CVID - Emily’s Story
Emily doesn't lead the normal life of an 18-year-old. She wants to move to Japan, to study metaphysics, to travel and enjoy all that a young adult her age should experience. But Emily has been unwell for the last five years.
In 2011, Emily was diagnosed with autoimmune haemolytic anaemia or AIHA. But her mum, Gail, says that there were many early health issues that could have been the first signs of AIHA. At 18 months of age Emily picked up Rotavirus and was hospitalised. At the age of 2, she had 2 major chest infections. At 6, she started having blackouts. In 2009 she had issues with bowel movements and her knees were dislocating. And then when Emily was 12, she started getting constant colds and chest infections.
In August 2011 Emily once again had a cold that lasted for over 2 weeks. It was only when she appeared jaundiced that Gail worried that it was more than the usual winter cold.
Emily's GP arranged for Emily to have bloods taken immediately and the following day Emily was admitted to hospital. She was started on regular doses of steroids while the team of doctors worked out what exactly was going on. She spent 2 weeks in hospital and then she was readmitted in late October to receive chemotherapy as treatment for AIHA.
"Now" says Gail "Emily is facing an even tougher fight, she's been diagnosed with common variable immune deficiency or CVID." CVID is characterized by a low level of specific proteins in the fluid portion of the blood which results in a decreased ability to fight invading microorganisms, toxins, or other foreign substances. The treatment is weekly infusions of antibodies which is expected to be necessary for the rest of her life.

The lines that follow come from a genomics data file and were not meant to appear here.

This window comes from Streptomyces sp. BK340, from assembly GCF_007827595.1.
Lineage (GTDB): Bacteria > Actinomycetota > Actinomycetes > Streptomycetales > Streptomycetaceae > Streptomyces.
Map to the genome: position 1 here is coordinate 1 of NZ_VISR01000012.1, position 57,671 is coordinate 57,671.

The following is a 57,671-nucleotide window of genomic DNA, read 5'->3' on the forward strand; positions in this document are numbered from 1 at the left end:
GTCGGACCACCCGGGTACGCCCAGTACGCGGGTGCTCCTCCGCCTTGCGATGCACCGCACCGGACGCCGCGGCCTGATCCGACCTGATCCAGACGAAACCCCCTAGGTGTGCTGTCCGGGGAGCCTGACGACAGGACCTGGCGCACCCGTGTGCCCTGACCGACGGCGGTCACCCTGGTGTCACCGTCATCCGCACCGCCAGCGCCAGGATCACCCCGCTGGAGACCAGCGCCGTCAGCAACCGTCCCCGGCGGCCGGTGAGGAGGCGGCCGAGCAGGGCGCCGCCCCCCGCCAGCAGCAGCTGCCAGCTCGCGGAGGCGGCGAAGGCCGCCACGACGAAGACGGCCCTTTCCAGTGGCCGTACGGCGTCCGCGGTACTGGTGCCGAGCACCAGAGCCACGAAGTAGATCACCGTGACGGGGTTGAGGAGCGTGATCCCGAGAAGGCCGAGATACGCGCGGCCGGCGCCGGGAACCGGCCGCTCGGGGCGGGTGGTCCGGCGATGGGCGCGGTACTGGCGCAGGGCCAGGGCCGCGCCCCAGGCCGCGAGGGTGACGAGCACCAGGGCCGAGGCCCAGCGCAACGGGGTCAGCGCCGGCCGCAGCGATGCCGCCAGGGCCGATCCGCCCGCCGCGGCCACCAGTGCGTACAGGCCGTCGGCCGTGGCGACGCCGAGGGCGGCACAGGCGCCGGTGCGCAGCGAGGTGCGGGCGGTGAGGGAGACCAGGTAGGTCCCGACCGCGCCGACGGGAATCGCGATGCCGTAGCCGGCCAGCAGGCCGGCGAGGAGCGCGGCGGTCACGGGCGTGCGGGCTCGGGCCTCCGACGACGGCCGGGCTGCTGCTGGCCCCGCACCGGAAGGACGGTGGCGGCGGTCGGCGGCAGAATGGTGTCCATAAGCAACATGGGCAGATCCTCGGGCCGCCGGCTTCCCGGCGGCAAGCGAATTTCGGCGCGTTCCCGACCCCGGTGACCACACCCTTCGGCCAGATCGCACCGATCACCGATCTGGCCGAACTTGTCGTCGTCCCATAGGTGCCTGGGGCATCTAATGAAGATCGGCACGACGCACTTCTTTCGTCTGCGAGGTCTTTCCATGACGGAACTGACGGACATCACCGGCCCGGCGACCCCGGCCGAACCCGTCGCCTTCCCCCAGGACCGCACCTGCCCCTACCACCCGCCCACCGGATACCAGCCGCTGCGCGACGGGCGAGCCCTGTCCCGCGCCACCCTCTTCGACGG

Gail says that Emily's life has been drastically changed as a result of having a chronic, complex disease like CVID. Her social life is guided by her energy levels and health status and she needs to really listen to her body and know when to rest. And she has missed a huge amount of school. Fortunately, the wonderful support network at her school means she hasn't fallen too far behind.
The whole family has been impacted. Emily's sister Rebecca constantly worries about her little sister being sick and she finds ways to help her sister when she feels sick or tired. As a family" Gail says, "our dreams and daily aspects of life have a different perspective and priority." Another challenge is that not many people know about primary immunodeficiency diseases like CVID and Emily's family admit that it can feel quite isolating.
Emily is now finishing high school and although her dreams of moving to Japan are on hold for now, everyone hopes that it is just temporary and that with more research into better treatments, or even a cure for primary immunodeficiency diseases like CVID, Emily's dreams will one day be a reality.
This Christmas Emily wants people to donate to support more research into new and better treatments. Or even, as Emily and her family dream of, research that could lead to a cure for primary immunodeficiencies like CVID.
Can you help? Please click here to make your donation now.
Content updated December 2016